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Jerry Jiro Katayama Papers

Identifier: 2009.019

Scope and Contents

The Jerry Katayama Papers contain correspondence between Jerry and his family and friends during his military service (ca. 1943-1947), items such as binoculars and a camera that he carried during his tour of duty, military scrip issued during the Allied occupation of Japan, a clock issued by the Schwinn Bicycle Company to celebrate Jerry’s 25 years of service (1977) and awards related to Jerry’s participation in the American Bowling Congress.


  • circa 1897-2007

Biographical / Historical

Jerry Jiro Katayama was born in Ogden, Utah in 1915 to Frank Ryotaro (1871-1950) and Hisa Sato Katayama (1889-1952). His parents, originally from Hiroshima and Akita respectively, were enterprising individuals and held a variety of professions throughout their careers. His father started out as a policeman in Japan. When he emigrated to North America, he found work as a fisherman for a time and then moved to San Francisco in 1904 and started a career as a tailor. Sometime thereafter, Frank became a newspaper correspondent and reporter whose territory included Utah, Idaho, Wyoming, Colorado and part of Nebraska. He was responsible for collecting subscription fees and reporting local news about the Japanese American community for over twenty years. Jerry’s mother, Hisa Sato, was as equally industrious as his father. She became fluent in English and owned and operated a restaurant, a candy store and then a dry cleaning business all the while raising three children.

Jerry spent his formative years in Ogden and Salt Lake City, Utah. After he completed high school, he applied to the University of Utah and where he earned his Bachelor of Science degree in 1939. After Pearl Harbor was attacked on December 7, 1941, Jerry became heavily involved in the Salt Lake City chapter of the Japanese American Citizens League and, by 1943, he had enlisted in the United States military. He was inducted at Fort Douglas, completed his basic training in Camp Blanding, Florida and then was sent to Camp Savage in Minnesota to brush up on his Japanese language skills. After many months of rigorous language training at Camp Savage and at Fort Snelling, Jerry became an interrogator for the Military Intelligence Service (MIS). Before embarking on his first mission though, he was sent to Fort Lawton in Washington and then shipped out to the Schofield Barracks in Oahu, Hawaii for “jungle training” and additional practice in interrogation methods.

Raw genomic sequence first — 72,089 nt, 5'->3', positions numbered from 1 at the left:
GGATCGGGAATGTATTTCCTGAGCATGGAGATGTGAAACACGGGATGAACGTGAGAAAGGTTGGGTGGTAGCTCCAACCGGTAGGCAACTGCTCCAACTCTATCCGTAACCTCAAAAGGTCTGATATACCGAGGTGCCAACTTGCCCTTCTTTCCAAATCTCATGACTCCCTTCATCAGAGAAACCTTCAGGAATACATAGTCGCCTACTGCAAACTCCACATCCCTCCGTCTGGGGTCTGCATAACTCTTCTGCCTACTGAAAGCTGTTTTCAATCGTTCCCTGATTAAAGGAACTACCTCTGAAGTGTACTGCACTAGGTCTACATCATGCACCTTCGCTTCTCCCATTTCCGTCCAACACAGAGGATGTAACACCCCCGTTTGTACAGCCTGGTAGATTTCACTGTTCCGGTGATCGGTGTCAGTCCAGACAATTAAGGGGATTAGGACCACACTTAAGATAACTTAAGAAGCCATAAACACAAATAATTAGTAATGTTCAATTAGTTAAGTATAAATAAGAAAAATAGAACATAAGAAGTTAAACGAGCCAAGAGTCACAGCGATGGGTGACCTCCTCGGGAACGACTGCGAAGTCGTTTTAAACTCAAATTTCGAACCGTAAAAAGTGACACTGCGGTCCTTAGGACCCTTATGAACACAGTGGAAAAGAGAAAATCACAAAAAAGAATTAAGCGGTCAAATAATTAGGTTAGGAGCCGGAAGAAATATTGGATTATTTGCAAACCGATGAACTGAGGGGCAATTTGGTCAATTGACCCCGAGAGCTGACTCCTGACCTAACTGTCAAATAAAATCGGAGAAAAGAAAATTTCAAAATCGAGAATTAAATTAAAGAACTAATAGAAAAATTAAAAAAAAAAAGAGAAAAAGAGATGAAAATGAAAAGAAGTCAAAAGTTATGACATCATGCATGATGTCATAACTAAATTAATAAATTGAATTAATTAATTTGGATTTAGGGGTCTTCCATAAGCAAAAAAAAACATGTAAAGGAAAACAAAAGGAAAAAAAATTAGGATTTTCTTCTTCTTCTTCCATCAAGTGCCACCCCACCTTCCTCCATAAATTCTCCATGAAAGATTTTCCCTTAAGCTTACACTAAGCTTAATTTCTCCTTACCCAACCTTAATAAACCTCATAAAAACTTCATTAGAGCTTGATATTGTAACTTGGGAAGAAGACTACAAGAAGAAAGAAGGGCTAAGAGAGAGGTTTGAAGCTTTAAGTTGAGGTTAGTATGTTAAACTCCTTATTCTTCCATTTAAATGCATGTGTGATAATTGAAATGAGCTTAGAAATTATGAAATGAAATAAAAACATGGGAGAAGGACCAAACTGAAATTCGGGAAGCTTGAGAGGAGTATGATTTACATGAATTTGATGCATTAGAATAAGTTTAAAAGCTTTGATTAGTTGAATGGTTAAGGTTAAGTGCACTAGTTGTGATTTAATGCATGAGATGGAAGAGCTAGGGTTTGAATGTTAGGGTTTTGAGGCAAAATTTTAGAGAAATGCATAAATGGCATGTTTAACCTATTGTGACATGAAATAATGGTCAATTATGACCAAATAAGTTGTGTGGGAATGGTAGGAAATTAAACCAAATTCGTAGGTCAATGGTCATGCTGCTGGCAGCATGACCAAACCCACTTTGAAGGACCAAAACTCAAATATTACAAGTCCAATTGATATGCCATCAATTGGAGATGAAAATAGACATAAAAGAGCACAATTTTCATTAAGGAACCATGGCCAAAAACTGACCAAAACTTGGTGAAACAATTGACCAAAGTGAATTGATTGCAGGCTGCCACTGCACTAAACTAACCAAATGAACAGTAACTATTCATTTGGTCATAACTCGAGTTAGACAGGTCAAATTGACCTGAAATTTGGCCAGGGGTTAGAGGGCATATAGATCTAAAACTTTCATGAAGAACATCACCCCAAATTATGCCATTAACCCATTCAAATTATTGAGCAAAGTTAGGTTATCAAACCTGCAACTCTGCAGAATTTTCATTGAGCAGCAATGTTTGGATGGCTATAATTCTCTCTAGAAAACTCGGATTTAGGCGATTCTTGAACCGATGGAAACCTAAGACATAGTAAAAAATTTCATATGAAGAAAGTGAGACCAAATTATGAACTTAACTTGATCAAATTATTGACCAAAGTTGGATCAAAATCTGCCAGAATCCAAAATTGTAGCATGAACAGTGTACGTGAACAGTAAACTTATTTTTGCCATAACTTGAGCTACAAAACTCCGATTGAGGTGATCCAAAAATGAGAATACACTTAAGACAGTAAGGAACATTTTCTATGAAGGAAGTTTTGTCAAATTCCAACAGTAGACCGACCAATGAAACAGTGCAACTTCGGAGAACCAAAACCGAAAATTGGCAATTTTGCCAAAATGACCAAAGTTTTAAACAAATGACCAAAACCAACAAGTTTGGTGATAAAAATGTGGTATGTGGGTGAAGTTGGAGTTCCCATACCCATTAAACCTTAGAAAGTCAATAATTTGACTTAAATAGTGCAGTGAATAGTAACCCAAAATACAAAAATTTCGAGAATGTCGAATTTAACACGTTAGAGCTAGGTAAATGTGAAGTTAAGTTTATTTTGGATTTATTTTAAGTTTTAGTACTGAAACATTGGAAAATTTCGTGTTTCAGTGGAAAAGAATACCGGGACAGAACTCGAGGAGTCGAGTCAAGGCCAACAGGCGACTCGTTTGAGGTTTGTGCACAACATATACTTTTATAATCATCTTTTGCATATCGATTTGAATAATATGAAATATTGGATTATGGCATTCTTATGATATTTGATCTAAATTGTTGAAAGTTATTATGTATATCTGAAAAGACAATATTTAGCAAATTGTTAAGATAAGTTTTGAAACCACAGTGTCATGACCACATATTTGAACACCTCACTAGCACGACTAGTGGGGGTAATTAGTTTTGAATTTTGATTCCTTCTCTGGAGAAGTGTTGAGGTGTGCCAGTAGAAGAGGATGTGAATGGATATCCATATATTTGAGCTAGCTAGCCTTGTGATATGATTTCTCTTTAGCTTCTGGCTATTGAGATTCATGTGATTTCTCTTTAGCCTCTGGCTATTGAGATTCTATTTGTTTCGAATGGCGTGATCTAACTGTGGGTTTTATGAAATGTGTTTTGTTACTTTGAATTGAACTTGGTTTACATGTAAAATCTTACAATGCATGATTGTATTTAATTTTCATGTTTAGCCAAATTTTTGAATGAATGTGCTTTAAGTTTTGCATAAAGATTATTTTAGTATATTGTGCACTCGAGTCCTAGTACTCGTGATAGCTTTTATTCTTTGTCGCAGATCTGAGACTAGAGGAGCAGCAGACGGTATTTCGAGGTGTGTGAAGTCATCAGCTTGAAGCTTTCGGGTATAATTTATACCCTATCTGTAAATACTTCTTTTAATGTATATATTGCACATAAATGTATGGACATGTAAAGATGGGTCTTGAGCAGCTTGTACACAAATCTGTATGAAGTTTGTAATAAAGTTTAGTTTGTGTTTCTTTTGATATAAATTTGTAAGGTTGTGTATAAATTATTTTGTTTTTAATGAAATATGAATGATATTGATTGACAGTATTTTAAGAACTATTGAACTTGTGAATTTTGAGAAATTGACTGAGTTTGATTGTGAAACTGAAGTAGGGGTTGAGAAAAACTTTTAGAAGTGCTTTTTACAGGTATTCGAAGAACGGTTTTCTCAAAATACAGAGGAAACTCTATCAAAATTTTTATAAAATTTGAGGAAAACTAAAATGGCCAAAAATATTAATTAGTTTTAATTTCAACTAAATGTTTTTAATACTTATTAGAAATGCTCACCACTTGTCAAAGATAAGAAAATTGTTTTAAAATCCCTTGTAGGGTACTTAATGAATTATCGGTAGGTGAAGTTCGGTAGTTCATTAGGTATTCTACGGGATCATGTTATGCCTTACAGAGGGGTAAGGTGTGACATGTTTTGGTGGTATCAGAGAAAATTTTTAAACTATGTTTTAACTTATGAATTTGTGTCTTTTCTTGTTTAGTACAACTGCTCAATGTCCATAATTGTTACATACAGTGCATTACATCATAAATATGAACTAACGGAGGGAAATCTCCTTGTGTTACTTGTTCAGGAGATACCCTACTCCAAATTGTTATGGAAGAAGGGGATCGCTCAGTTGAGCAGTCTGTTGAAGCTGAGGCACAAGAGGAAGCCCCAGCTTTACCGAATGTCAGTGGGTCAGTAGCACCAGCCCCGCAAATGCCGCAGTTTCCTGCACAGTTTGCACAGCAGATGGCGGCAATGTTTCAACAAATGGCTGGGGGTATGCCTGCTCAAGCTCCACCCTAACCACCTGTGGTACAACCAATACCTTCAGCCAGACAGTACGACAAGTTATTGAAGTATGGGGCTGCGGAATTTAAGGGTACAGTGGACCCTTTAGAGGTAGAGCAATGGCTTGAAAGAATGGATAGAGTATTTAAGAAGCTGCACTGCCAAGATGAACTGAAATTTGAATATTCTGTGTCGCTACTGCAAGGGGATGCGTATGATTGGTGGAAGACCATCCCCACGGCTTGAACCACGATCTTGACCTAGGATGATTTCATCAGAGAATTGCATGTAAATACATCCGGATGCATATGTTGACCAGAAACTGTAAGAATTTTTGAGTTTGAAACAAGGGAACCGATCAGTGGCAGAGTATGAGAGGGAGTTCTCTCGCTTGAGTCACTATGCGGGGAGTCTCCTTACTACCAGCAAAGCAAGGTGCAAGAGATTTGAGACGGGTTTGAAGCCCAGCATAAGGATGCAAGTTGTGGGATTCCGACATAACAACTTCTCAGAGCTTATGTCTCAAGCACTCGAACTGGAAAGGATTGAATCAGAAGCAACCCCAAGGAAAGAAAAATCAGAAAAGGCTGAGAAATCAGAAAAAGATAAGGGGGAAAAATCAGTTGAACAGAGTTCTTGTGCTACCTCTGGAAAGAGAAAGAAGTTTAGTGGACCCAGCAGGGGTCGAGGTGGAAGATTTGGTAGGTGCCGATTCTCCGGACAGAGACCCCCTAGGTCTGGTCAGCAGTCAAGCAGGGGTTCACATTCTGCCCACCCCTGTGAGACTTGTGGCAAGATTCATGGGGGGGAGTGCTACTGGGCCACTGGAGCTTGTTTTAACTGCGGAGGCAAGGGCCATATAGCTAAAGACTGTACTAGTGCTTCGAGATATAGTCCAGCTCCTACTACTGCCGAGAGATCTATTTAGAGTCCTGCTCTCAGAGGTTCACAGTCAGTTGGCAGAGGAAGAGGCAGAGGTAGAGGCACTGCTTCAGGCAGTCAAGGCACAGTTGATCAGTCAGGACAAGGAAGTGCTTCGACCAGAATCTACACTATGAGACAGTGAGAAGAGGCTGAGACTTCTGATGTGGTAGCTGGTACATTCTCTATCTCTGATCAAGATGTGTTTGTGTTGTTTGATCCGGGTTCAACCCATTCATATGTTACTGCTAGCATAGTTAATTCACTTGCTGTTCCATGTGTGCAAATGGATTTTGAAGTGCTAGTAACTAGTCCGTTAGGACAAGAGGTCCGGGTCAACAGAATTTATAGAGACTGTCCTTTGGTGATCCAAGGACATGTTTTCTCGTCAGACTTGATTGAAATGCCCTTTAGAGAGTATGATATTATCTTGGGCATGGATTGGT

Jerry served in his capacity as an interrogator in Leyte, Philippines and then in Okinawa and, finally, in Korea. The war ended while Jerry was stationed in Okinawa and he was sent to Korea where he earned enough “points” to earn a discharge from the military. However, when he reached his quota, he chose to reenlist and was eventually sent to Japan for approximately a ten month period. His new role - which was associated with agricultural research arm of General MacArthur’s headquarters - was to investigate farms, hydroponics and animal husbandry and submit his reports to the U.S. government. He was honorably discharged from service in 1947.

After he left the Army, Jerry settled in Chicago, Illinois and managed a store that sold oriental and domestic merchandise. He eventually obtained a position as a metallurgist with the Schwinn Bicycle Company. He remained with the company for 32 years and was very involved with their golfing and bowling teams. Jerry passed away on May 5, 2009.

Jerry’s elder brother, Taro Katayama, was also a graduate of the University of Utah. After he received his degree, he moved to San Francisco to work as a journalist for a large newspaper. He maintained this job until World War II began. On February 19, 1942, President Franklin Delano Roosevelt authorized United States Executive Order 9066. This order led to the forced evacuations of individuals of Japanese descent from designated “military zones” located mostly along the West Coast. Taro was swept up in the forced evacuation and was sent to the Tanforan Assembly Center located in California. While incarcerated, Taro edited the Tanforan Totalizer newspaper for its entire run. He was eventually sent to Topaz Relocation Center in Utah and became the managing editor of the Topaz Times. While interned at Topaz, Taro married Yuki Shiozawa. He volunteered to serve in the U.S. military and was assigned to the highly decorated 442nd Regimental Combat Team. After he was honorably discharged, he and his wife lived in Cleveland, Ohio for many years before moving to California. Taro died in the 1980s.

Jerry’s younger sister, Michiko “Michi” Katayama married Isamu “Sam” Aoki, a military veteran and Certified Public Accountant (CPA), in the 1940s. The couple had four children Christopher, Joanne (who is deceased), Timothy and Mary Ann. Sam passed away in 2004 and Michiko still resides in Hayward, California.

Source: Katayama, Jerry Jiro


9 boxes

Language of Materials




Stacks 02 Column 7 Shelf E, Stacks 02 Column 7 Shelf F

Jerry Jiro Katayama Papers
Language of description
Script of description
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Repository Details

Part of the JASC Legacy Center Repository

4427 N Clark St.
Chicago IL 60640 United States
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